The colt was chased by a helicopter so it fell back from its family, slipped and snapped its leg, and in obvious distress and all alone was roped, loaded onto a trailer, and while struggling to stand, traveled over a bumpy road for a half hour to a temporary holding corral and was killed.

I am one human being who volunteered for those who fought for our First Amendment right for the access to view roundups and fought against abuse. Being there on the ground, watching and documenting, has given us a new chance, momentum, and a window of opportunity.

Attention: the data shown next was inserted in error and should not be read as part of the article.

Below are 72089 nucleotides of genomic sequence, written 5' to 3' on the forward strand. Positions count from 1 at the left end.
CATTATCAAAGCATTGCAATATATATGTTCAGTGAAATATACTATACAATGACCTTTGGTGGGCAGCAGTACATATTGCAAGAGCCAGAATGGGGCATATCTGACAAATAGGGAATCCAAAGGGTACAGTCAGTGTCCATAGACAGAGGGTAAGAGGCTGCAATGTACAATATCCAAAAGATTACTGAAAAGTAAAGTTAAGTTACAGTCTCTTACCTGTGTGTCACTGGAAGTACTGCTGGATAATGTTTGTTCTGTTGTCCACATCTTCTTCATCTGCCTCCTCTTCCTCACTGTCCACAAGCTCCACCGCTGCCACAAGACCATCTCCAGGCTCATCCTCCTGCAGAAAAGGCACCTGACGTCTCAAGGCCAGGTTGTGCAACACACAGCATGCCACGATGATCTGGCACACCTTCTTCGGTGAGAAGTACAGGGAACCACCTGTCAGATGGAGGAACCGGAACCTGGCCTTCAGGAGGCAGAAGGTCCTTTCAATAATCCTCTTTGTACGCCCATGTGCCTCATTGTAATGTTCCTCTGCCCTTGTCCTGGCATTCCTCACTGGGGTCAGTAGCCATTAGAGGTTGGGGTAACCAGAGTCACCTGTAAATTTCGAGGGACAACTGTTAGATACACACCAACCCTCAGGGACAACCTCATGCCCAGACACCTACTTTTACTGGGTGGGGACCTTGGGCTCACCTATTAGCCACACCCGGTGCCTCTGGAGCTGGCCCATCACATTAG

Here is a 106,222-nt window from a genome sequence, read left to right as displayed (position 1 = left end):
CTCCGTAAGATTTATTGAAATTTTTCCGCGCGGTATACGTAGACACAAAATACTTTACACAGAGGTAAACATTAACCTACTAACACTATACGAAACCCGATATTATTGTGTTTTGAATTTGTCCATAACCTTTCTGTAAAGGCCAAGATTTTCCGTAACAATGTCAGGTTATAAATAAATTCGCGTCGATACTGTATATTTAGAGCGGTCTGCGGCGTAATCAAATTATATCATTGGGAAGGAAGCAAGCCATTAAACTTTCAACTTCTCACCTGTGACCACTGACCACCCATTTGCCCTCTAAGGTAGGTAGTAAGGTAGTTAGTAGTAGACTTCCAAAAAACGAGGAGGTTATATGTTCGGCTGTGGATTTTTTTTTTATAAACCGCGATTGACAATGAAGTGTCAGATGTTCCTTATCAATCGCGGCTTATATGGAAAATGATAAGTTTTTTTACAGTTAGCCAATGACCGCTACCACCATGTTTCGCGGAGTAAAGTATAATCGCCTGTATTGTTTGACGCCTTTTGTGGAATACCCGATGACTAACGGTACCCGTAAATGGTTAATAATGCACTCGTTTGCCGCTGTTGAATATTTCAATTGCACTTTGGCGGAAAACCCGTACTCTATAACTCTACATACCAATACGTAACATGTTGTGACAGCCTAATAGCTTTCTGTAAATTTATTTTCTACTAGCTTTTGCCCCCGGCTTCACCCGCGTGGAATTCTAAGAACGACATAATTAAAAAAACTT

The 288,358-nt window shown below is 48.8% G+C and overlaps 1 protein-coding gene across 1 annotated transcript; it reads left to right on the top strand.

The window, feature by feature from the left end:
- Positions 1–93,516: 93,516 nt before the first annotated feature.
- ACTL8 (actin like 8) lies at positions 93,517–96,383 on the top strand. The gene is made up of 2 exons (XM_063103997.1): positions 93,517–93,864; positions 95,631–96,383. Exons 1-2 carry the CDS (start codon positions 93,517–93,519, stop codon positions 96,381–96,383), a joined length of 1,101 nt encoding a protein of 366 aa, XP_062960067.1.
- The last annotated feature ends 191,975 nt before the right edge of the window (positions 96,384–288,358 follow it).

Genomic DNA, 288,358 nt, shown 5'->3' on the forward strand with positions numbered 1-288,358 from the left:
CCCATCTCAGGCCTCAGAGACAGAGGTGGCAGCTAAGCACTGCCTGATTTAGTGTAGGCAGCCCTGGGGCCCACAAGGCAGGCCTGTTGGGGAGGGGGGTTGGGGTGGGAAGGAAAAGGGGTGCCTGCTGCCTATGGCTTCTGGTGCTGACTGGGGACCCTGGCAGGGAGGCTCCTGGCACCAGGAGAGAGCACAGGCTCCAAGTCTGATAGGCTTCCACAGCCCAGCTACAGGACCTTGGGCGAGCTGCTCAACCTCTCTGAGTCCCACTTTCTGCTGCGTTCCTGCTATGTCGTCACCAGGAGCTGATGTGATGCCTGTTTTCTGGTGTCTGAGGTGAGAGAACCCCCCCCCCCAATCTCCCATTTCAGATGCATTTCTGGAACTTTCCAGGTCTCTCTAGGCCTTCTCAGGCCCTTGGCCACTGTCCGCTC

It is in the best interests of the public and wild horses to have herd management area plans to start protecting areas of our public lands from industry encroachment — livestock, oil, gas and mining. Once our land is gone, it’s gone.

Tell Congress to spend taxpayer funds on herd management area plans, not helicopter roundups.

Gratitude to Rep. Titus for introducing Bill HR 6635 and we hope people support it.

Colette Kaluza is a volunteer for Nevada-based Wild Horse Education.


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Categories: Wild Horse Education